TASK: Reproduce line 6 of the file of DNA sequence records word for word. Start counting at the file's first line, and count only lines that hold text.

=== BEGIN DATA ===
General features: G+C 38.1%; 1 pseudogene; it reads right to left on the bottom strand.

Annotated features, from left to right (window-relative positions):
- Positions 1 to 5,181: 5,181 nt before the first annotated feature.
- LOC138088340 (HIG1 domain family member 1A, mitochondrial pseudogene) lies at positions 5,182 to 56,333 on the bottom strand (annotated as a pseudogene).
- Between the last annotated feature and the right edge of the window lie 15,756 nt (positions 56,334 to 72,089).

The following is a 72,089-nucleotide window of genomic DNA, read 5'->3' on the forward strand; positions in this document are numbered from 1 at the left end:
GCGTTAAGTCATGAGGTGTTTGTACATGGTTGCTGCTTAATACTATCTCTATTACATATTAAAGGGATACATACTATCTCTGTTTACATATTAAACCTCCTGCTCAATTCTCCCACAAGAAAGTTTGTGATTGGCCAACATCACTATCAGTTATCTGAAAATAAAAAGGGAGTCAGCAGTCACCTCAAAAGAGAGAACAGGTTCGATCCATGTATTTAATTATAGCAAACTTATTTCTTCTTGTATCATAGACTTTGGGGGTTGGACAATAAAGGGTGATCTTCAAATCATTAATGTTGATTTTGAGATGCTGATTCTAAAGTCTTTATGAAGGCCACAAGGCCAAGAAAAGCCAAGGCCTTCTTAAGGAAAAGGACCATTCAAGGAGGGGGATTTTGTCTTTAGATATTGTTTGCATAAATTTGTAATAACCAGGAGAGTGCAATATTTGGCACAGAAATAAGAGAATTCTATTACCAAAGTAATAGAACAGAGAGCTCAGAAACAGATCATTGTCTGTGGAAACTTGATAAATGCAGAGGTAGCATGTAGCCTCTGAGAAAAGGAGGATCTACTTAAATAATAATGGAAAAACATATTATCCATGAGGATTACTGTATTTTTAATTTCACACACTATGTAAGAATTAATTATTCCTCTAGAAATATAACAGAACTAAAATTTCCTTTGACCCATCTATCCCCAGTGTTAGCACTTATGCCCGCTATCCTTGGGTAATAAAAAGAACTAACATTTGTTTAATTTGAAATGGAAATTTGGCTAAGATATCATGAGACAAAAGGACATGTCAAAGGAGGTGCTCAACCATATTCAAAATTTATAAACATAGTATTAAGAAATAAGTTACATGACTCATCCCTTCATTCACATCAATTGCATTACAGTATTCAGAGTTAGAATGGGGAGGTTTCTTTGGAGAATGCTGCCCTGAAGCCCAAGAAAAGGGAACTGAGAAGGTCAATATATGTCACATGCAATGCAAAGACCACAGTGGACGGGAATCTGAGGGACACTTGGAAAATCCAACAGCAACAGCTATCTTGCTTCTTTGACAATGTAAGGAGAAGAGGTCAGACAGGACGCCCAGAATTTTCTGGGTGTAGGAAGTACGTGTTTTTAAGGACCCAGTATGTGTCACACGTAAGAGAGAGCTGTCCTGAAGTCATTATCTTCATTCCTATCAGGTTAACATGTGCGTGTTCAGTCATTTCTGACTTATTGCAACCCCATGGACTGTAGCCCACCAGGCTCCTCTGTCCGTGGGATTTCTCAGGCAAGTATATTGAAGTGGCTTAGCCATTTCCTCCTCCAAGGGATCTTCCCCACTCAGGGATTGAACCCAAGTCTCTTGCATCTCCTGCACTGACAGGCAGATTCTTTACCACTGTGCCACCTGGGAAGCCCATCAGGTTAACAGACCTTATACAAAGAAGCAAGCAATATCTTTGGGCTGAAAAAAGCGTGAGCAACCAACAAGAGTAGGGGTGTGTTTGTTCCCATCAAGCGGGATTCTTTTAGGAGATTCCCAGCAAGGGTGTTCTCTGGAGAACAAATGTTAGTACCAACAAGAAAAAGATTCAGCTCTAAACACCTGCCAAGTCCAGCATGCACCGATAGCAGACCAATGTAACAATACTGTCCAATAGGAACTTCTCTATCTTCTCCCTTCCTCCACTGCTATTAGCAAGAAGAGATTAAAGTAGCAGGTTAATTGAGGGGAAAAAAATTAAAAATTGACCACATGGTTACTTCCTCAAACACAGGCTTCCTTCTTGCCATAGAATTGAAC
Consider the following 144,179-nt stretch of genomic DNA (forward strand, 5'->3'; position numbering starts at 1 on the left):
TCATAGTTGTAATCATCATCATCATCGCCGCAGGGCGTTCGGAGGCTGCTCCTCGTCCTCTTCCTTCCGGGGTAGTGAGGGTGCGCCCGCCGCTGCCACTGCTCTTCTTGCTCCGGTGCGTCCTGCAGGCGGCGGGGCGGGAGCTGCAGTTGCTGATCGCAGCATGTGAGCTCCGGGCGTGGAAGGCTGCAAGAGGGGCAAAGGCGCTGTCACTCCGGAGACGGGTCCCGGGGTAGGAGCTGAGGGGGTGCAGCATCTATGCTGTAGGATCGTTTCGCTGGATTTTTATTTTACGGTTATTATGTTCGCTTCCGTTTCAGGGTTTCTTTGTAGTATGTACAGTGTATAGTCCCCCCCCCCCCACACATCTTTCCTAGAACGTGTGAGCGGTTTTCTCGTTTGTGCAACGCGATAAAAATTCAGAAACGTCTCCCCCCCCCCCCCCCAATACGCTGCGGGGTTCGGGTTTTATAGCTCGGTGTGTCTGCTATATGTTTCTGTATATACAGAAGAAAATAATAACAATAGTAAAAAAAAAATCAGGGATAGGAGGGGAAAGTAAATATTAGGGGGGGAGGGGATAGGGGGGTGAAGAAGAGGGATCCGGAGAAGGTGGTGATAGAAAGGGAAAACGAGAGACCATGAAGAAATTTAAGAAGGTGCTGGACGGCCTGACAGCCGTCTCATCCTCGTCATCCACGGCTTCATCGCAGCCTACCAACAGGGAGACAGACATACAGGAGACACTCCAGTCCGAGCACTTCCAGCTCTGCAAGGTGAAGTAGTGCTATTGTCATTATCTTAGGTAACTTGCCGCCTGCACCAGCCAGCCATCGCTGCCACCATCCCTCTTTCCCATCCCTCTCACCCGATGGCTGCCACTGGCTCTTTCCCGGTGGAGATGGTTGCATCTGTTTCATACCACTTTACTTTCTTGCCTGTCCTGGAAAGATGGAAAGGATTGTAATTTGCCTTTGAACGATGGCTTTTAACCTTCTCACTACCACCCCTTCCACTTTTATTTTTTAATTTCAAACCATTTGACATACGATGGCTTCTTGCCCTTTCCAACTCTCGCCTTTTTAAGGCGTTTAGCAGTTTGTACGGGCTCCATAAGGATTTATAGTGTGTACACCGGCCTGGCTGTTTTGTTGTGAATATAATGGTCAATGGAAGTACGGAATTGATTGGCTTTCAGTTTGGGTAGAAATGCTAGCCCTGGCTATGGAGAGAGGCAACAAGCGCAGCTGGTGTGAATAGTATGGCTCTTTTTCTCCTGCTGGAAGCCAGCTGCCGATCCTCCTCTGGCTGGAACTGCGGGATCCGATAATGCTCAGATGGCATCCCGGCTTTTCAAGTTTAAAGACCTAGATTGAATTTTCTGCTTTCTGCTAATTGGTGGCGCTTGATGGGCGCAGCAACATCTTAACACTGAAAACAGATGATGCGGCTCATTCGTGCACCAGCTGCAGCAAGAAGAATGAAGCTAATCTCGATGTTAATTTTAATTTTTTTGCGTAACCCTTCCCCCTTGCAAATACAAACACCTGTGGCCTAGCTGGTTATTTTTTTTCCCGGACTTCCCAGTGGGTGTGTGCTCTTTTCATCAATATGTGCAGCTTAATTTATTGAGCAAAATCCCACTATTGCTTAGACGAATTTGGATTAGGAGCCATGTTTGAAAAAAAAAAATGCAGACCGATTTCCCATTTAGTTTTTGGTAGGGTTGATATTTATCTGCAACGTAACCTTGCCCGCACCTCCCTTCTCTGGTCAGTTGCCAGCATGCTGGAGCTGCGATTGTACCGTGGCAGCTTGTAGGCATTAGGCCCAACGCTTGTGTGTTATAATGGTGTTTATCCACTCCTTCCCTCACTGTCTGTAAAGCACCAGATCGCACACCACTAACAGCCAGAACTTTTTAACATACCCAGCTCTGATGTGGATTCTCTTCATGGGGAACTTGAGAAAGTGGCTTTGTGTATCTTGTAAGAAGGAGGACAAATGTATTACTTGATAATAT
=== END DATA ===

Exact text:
The following is a 72,089-nucleotide window of genomic DNA, read 5'->3' on the forward strand; positions in this document are numbered from 1 at the left end: